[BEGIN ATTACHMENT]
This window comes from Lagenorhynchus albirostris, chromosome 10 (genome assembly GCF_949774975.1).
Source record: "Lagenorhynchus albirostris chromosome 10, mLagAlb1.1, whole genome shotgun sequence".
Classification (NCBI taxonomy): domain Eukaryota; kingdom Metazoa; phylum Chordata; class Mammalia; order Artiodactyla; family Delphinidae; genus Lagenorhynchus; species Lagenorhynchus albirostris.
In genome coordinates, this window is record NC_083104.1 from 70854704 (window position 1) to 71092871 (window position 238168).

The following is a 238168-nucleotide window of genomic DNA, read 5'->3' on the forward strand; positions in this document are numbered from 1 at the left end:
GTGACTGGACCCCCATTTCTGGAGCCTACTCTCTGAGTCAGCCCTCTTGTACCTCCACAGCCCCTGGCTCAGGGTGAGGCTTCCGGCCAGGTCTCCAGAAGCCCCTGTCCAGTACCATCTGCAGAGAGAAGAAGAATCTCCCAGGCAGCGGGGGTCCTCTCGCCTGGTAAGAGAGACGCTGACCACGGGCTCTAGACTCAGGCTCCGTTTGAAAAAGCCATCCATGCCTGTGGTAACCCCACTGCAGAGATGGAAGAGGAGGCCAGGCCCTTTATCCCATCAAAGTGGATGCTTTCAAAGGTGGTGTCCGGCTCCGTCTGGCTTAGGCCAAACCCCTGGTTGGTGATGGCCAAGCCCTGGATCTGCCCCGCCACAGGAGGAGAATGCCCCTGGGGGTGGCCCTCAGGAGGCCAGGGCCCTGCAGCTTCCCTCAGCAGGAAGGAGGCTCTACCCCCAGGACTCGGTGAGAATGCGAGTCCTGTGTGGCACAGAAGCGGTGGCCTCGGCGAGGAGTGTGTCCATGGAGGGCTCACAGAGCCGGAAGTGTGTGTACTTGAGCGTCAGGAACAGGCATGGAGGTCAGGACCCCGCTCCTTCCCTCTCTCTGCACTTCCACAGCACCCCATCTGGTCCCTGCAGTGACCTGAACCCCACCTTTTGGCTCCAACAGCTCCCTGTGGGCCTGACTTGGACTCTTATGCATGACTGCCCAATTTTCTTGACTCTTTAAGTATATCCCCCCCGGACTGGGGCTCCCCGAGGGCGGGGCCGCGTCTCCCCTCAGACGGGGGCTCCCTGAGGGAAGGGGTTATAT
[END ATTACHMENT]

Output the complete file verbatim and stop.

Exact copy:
This window comes from Lagenorhynchus albirostris, chromosome 10 (genome assembly GCF_949774975.1).
Source record: "Lagenorhynchus albirostris chromosome 10, mLagAlb1.1, whole genome shotgun sequence".
Classification (NCBI taxonomy): domain Eukaryota; kingdom Metazoa; phylum Chordata; class Mammalia; order Artiodactyla; family Delphinidae; genus Lagenorhynchus; species Lagenorhynchus albirostris.
In genome coordinates, this window is record NC_083104.1 from 70854704 (window position 1) to 71092871 (window position 238168).

The following is a 238168-nucleotide window of genomic DNA, read 5'->3' on the forward strand; positions in this document are numbered from 1 at the left end:
GTGACTGGACCCCCATTTCTGGAGCCTACTCTCTGAGTCAGCCCTCTTGTACCTCCACAGCCCCTGGCTCAGGGTGAGGCTTCCGGCCAGGTCTCCAGAAGCCCCTGTCCAGTACCATCTGCAGAGAGAAGAAGAATCTCCCAGGCAGCGGGGGTCCTCTCGCCTGGTAAGAGAGACGCTGACCACGGGCTCTAGACTCAGGCTCCGTTTGAAAAAGCCATCCATGCCTGTGGTAACCCCACTGCAGAGATGGAAGAGGAGGCCAGGCCCTTTATCCCATCAAAGTGGATGCTTTCAAAGGTGGTGTCCGGCTCCGTCTGGCTTAGGCCAAACCCCTGGTTGGTGATGGCCAAGCCCTGGATCTGCCCCGCCACAGGAGGAGAATGCCCCTGGGGGTGGCCCTCAGGAGGCCAGGGCCCTGCAGCTTCCCTCAGCAGGAAGGAGGCTCTACCCCCAGGACTCGGTGAGAATGCGAGTCCTGTGTGGCACAGAAGCGGTGGCCTCGGCGAGGAGTGTGTCCATGGAGGGCTCACAGAGCCGGAAGTGTGTGTACTTGAGCGTCAGGAACAGGCATGGAGGTCAGGACCCCGCTCCTTCCCTCTCTCTGCACTTCCACAGCACCCCATCTGGTCCCTGCAGTGACCTGAACCCCACCTTTTGGCTCCAACAGCTCCCTGTGGGCCTGACTTGGACTCTTATGCATGACTGCCCAATTTTCTTGACTCTTTAAGTATATCCCCCCCGGACTGGGGCTCCCCGAGGGCGGGGCCGCGTCTCCCCTCAGACGGGGGCTCCCTGAGGGAAGGGGTTATAT